Working with Words: Stuart Kells
Author and rare-books authority Stuart Kells talks invented languages, Shakespeare and cures for writer’s block.
What was the first piece of writing that made you laugh or cry?
I remember vividly my first serious reading binge, where the world disappeared and I just had to finish the book. That was when I read The Lord of the Rings, in about Year Six. Afterwards I gorged on everything by Tolkien that I could find, even fragments and non-fiction and illustrations. And his maps! Utterly real and compelling.
Did you write during your childhood and during your teenage years? What did you write about?
Mainly fantasy and sci-fi. Stories about time travel and genetic engineering. Plus Tolkienesque invented languages, like ‘Silmorgish’!
What day jobs have you held throughout your life, and how have those experiences influenced your writing?
I’ve had lots, in many different fields. Extremely useful when it comes to working with books, whether it be writing or publishing or bookselling. I’ve served a long apprenticeship, and have taken something from each of the fields into my writing. In the 2000s I spent some time in the army reserve, in part because bookish, leftish, unfit, colour-blind, peanut-allergic people don’t generally join the army, and I wanted to be their representative.
If you weren’t writing, what do you think you’d be doing instead?
Dreaming about writing.
Bookish, leftish, unfit, colour-blind, peanut-allergic people don’t generally join the army … I wanted to be their representative.
What’s the best (or worst) advice you’ve received about writing?
Best advice: go after big topics. Worst advice: stick to your day job.
Have you ever kept a diary? Do you keep one now?
My pre-teen diary had two parts: a short, friendly message to my future self (which began, ‘Hello self’) and a list of the books I owned (a shelf of fantasy and sci-fi paperbacks). I don’t keep a diary now, but I make lots of notes for future books, and I have a large library that tells the story of where I’ve been and where I hope to go.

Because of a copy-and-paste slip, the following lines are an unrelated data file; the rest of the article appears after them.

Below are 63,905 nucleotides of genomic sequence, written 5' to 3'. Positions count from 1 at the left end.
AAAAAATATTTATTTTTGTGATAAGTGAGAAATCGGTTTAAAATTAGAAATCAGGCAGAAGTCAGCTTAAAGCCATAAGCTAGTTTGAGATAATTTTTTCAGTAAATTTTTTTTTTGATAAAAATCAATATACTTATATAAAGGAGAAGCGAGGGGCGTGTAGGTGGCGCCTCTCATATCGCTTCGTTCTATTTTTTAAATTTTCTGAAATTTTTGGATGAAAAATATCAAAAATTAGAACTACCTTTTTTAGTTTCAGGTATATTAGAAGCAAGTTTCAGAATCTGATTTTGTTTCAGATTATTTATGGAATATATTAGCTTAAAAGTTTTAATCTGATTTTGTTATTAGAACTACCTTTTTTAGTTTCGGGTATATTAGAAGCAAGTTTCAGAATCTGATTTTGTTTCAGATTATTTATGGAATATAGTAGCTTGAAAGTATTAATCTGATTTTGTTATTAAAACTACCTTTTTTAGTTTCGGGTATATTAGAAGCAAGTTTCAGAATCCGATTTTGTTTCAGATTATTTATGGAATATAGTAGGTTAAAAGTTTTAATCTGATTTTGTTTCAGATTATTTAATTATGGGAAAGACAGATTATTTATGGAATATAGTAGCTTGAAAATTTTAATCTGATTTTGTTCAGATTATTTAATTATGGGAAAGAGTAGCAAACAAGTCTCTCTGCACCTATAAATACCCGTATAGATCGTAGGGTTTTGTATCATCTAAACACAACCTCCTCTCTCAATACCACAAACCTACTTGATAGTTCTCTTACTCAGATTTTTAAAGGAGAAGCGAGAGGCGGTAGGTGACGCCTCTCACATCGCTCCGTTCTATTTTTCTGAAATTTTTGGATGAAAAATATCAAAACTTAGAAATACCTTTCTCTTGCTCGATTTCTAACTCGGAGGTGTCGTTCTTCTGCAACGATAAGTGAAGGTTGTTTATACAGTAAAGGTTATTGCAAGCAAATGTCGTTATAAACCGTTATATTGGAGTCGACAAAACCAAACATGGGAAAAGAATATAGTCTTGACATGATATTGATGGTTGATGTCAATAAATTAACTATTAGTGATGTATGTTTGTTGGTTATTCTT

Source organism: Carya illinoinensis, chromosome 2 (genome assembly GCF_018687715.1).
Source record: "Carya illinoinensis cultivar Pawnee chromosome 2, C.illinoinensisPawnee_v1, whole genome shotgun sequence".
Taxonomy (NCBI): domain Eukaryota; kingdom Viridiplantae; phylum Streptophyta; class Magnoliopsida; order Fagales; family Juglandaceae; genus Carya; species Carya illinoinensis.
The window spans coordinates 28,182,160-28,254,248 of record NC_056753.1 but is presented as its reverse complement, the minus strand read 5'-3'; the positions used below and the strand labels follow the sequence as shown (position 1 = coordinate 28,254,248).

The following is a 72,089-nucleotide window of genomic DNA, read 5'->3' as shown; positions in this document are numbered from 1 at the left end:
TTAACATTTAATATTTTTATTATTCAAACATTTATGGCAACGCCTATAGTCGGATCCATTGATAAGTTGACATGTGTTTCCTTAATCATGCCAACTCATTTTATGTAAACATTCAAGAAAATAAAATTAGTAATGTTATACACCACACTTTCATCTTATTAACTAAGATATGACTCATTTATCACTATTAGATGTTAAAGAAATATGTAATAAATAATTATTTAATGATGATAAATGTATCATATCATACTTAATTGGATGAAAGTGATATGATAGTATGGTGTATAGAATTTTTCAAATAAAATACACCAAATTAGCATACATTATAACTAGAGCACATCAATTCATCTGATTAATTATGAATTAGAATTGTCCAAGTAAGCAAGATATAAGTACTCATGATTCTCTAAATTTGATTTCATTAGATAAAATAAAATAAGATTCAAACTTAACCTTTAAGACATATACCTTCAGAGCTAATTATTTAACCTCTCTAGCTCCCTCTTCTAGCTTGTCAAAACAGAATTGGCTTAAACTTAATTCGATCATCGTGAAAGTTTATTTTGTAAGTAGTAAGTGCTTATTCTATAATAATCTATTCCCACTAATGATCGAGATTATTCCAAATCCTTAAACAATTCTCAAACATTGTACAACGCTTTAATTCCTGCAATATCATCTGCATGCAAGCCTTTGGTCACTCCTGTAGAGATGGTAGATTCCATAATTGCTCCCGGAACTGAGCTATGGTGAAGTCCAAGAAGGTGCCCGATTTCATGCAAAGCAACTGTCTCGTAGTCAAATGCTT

Which classic book do you consider overrated? Or which obscure, unsung gem do you think is underrated?
The most famous literary book in the world, Shakespeare’s 1623 first folio, is overrated, and that has nothing to do with the quality of the writing. Shakespeare’s lesser-known quartos are more important, and have more integrity.
Whenever I hit a wall, which is often, I eat chocolate cake. Great for short-term productivity. Terrible for cardiac health.
Do you have any strange writing habits, customs or superstitions?
I’m superstitious in general, and have lots of obsessive habits. Apart from those, I have a routine for dealing with writer’s block. Whenever I hit a wall, which is often, I eat chocolate cake. Great for short-term productivity. Terrible for cardiac health.
Have you written or published anything in the past that you now wish you could go back and change?
No, apart from minor errors and typos. I love that moment when a new book arrives from the printer and you handle it for the first time. But even the slightest error at that moment is devastating.
Which artist, author or fictional character would you most like to have dinner with?
Shakespeare. I would bother him with a thousand questions. We would talk about everything.
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